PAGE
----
From kaleidoscopic tulip festivals to elegant city breaks in Amsterdam, the Dutch have given us many things. Now, the Netherlands is breaking new ground with a unique retirement home that champions young and old living side-by-side. Drinking games, jigsaw puzzles and heart-to-hearts covering everything from sex to death are just some of the antics that unfold at Humanitas, an aged care home that’s redefining the concept of assisted living.
What’s it all about?
Humanitas is tucked away in Deventer, a small town just over an hour’s drive from Amsterdam. 22-year-old Jurrien Mentink is one of six students who live at the complex rent free, in exchange for spending at least 30 hours a month socialising with the home’s older residents. For Mentink and his fellow students, Humanitas offers an innovative solution to the housing issues faced by a host of Dutch cities. Back in 2014 Amsterdam was lacking in roughly 9000 student-friendly rooms, which means projects like Humanitas play an important role in helping support education.
But it goes beyond financial aid…
Championing “human nature, civilisation and kindness”
The name “humanitas” is derived from a Latin noun meaning human nature, civilisation and kindness. The organisation stays true to its roots by championing the power of intergenerational living and offering its residents, both old and young, a truly unique experience.
There’s no shortage of research proving that social relationships are one of the most important factors when it comes to happiness, regardless of age. That said, the need for social interaction can become more important with age, especially as people start to lose their life companions or are forced to give up their independence. Loneliness is also a big issue faced by the elderly, with a recent report published by the University of Otago revealing that around one in five elderly Kiwis suffer from loneliness and social isolation.
Facebook, beer pong and sex
Gea Sijpkes, CEO of Humanitas, knows this better than anyone. Beyond providing aged care services, she’s bought to life her vision of bringing excitement, companionship and daily smiles to her elderly residents. This means 84-year-old like Annie Middelburg soon find themselves playing beer pong, learning the art of Facebook and ultimately, sharing stories of love, life and death, together.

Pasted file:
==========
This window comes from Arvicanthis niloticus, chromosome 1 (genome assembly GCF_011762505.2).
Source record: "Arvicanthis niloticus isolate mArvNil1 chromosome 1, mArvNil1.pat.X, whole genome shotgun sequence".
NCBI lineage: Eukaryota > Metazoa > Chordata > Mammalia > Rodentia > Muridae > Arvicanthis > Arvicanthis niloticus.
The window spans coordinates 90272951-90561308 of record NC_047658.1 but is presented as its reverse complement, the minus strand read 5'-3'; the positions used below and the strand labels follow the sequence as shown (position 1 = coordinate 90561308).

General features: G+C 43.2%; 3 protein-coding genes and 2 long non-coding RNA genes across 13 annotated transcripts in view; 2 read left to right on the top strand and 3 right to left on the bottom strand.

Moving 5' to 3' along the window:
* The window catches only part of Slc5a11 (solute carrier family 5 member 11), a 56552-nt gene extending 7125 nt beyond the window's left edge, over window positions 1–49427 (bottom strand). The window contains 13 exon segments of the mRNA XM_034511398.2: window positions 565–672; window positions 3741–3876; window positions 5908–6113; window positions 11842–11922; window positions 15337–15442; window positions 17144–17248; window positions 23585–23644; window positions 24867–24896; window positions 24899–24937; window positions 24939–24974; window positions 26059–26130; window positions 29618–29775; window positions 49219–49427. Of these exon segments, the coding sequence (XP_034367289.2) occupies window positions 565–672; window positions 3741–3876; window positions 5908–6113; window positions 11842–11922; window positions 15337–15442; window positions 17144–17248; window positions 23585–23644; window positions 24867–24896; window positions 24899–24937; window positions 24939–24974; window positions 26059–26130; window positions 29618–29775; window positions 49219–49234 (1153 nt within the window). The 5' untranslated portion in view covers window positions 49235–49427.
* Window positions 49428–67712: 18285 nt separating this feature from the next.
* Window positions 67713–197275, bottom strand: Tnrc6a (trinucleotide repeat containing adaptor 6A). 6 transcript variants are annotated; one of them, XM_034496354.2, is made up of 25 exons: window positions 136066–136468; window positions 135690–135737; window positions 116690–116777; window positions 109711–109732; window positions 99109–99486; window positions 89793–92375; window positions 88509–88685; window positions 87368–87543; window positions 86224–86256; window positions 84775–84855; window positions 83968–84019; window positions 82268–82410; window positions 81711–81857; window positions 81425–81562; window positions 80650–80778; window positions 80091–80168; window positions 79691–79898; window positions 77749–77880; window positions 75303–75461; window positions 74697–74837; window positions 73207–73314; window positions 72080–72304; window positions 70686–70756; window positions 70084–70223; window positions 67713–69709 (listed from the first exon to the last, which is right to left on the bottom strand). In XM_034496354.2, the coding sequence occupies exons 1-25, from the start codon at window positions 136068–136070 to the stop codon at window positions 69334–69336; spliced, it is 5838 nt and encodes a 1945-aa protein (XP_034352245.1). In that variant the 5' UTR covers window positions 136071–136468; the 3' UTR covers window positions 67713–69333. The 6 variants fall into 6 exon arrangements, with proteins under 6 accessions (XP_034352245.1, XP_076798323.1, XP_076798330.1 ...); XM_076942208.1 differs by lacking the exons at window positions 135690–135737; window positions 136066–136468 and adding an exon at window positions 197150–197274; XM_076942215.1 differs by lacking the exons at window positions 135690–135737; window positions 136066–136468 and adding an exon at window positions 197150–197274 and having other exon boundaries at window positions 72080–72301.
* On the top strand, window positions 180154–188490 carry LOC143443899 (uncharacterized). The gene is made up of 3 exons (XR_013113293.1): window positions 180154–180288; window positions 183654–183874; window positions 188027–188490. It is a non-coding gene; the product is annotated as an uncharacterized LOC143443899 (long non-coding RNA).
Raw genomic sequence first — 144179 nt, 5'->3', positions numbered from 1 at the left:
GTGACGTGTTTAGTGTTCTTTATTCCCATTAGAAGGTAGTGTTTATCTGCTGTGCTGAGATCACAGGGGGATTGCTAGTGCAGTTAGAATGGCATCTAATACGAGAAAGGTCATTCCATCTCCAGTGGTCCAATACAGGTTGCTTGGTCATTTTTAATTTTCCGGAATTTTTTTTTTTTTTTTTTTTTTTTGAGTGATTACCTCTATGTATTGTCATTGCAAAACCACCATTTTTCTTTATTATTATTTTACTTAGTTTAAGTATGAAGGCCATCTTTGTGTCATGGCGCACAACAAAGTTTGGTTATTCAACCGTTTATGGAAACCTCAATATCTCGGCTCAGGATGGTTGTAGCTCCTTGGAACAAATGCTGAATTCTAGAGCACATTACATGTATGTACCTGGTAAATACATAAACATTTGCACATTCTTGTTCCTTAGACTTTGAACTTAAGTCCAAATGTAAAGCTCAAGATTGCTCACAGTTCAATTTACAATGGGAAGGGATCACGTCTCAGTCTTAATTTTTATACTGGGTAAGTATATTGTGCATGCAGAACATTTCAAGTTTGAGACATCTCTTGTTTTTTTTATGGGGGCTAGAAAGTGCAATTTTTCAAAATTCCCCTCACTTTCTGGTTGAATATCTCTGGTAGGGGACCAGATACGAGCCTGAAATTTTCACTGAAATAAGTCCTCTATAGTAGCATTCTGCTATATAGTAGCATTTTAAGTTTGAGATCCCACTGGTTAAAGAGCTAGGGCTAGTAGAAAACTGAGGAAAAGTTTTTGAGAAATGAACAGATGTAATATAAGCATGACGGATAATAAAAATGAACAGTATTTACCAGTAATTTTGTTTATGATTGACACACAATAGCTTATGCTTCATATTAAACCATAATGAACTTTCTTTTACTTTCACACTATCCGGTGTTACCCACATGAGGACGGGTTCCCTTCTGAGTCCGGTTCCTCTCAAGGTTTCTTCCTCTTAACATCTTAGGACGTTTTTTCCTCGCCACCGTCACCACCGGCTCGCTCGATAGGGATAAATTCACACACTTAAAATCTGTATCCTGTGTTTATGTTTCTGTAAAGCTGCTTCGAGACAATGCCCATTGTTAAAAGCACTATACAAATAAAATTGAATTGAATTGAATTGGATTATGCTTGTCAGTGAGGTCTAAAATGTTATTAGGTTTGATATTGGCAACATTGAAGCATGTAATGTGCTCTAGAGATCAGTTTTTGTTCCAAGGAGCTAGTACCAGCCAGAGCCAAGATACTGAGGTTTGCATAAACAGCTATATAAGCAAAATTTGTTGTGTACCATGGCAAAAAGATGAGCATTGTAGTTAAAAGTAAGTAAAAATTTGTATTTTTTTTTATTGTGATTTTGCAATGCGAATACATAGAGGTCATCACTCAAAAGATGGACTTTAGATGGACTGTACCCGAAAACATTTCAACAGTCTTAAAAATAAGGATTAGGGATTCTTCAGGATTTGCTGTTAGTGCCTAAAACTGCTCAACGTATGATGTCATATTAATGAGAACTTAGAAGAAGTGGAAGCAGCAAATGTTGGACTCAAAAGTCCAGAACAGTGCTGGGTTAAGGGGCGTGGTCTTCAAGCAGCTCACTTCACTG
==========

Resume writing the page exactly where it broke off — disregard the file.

“I think that the students influence the whole tone of the conversation here,” she explains in an interview with SBS’s Dateline. “So that it’s not only about death, sickness and old age, but also about youth, about parties, about girlfriends.”
The benefits are reciprocal, with younger residents finding insight, compassion and bucketloads of wisdom in their elderly companions.
“There are two residents I must visit if I have a new girlfriend,” muses student Jordi Pronk. “Afterwards I hear how they really feel… they keep an eye on everything.”
“What I see from the elderly is that they really enjoy the little things,” adds Jurrien. “Young people are so focused on their future that they don’t notice things like how beautiful this park is, they’re just racing through it on their way to work or school.”
It’s essentially the opposite of the so called “generation gap” and confirms that intergenerational living can be incredibly rewarding.
A multi-generational learning curve
Of course, it’s not all beer pong and sex talk. In the dementia ward the students often encounter confronting situations where they’re forced to explain that loved ones may have passed away. While it can be difficult it’s yet another learning curve for the students and they all appear to be handling it exceptionally.
“It’s always a surprise, every time you see that pain come again. It’s hard to see people intensely sad. Sometimes residents keep waiting for something that’s not there… I try to explain as honestly as I can and just comfort them.”
Lessons from the Netherlands
So, what can we learn from this wildly successful social experiment turned bona fide business plan? It could mean that in the next few years we see a similar concept offered to Kiwis. After all, cities like Auckland and Wellington face similar student housing issues as the Netherlands.
On a simpler level, Humanitas could serve as a profound example of how rewarding building “granny flats” and embracing intergenerational living in your own home could be. Or, even a reminder to take the time to visit your elderly loved ones in their aged care homes and encourage your children or grandchildren to do the same.
Could you get down with the idea of intergenerational aged care homes? Maybe you have experience caring for an elderly loved one? As always, we’d love to hear from you so go ahead and share in the comments below.